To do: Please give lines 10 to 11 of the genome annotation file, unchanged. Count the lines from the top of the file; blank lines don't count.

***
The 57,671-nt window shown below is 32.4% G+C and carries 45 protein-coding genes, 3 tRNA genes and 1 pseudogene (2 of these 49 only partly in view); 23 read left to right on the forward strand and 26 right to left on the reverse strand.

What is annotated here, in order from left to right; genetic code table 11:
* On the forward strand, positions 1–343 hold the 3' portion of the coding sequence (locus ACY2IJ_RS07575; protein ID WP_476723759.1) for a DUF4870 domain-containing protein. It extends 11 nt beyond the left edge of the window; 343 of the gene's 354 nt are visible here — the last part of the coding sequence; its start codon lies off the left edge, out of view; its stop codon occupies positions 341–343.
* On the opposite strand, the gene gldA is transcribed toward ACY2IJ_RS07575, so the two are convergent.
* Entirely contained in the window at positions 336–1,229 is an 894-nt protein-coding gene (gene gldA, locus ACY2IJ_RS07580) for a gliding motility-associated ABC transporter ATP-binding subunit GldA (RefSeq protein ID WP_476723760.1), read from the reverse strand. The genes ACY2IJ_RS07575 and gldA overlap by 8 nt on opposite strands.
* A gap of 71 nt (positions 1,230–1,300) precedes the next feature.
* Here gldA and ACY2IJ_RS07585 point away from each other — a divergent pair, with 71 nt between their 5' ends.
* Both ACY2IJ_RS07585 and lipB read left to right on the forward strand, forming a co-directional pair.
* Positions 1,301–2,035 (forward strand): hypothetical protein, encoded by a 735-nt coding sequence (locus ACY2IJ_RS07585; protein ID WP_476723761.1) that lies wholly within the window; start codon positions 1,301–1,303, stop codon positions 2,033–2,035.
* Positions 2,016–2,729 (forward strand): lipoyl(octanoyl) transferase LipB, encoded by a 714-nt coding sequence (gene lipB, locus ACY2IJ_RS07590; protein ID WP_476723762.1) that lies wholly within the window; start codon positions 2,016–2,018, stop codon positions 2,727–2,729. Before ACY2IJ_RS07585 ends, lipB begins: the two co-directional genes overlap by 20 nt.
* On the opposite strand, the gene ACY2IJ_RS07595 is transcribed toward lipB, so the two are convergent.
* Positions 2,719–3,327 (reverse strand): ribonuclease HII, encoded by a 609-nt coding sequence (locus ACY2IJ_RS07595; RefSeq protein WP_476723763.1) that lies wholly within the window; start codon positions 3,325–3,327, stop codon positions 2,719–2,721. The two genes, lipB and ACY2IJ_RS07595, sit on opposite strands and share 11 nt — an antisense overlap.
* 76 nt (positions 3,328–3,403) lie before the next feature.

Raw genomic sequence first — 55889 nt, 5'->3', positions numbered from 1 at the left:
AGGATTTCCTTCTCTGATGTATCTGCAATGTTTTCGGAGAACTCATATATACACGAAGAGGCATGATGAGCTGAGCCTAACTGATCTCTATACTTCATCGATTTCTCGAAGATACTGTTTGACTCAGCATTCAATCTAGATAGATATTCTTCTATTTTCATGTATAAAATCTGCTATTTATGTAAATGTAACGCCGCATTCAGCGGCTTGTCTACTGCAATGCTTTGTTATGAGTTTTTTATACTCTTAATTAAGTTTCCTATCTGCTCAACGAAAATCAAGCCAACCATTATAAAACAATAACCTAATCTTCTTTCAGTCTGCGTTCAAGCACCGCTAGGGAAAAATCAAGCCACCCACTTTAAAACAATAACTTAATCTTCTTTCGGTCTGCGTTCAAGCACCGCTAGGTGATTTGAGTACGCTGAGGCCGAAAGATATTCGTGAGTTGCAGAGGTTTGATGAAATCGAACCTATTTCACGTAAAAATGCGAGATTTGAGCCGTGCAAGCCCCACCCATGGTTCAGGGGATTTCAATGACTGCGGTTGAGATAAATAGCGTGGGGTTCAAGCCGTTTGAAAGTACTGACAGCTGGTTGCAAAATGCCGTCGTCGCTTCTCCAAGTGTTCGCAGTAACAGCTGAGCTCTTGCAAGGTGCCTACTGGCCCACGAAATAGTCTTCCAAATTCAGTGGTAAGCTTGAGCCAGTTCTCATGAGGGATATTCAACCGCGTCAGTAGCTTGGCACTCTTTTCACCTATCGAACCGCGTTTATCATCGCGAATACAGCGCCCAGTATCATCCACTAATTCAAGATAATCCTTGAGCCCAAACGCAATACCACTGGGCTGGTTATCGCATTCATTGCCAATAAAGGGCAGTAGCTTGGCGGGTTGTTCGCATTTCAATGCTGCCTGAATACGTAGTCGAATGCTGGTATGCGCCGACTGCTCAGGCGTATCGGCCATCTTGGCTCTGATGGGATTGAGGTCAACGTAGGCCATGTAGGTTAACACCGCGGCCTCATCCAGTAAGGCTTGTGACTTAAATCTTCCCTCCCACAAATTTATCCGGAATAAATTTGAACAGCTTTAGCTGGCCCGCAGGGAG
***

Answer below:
* Positions 2,016–2,729 (forward strand): lipoyl(octanoyl) transferase LipB, encoded by a 714-nt coding sequence (gene lipB, locus ACY2IJ_RS07590; protein ID WP_476723762.1) that lies wholly within the window; start codon positions 2,016–2,018, stop codon positions 2,727–2,729. Before ACY2IJ_RS07585 ends, lipB begins: the two co-directional genes overlap by 20 nt.
* On the opposite strand, the gene ACY2IJ_RS07595 is transcribed toward lipB, so the two are convergent.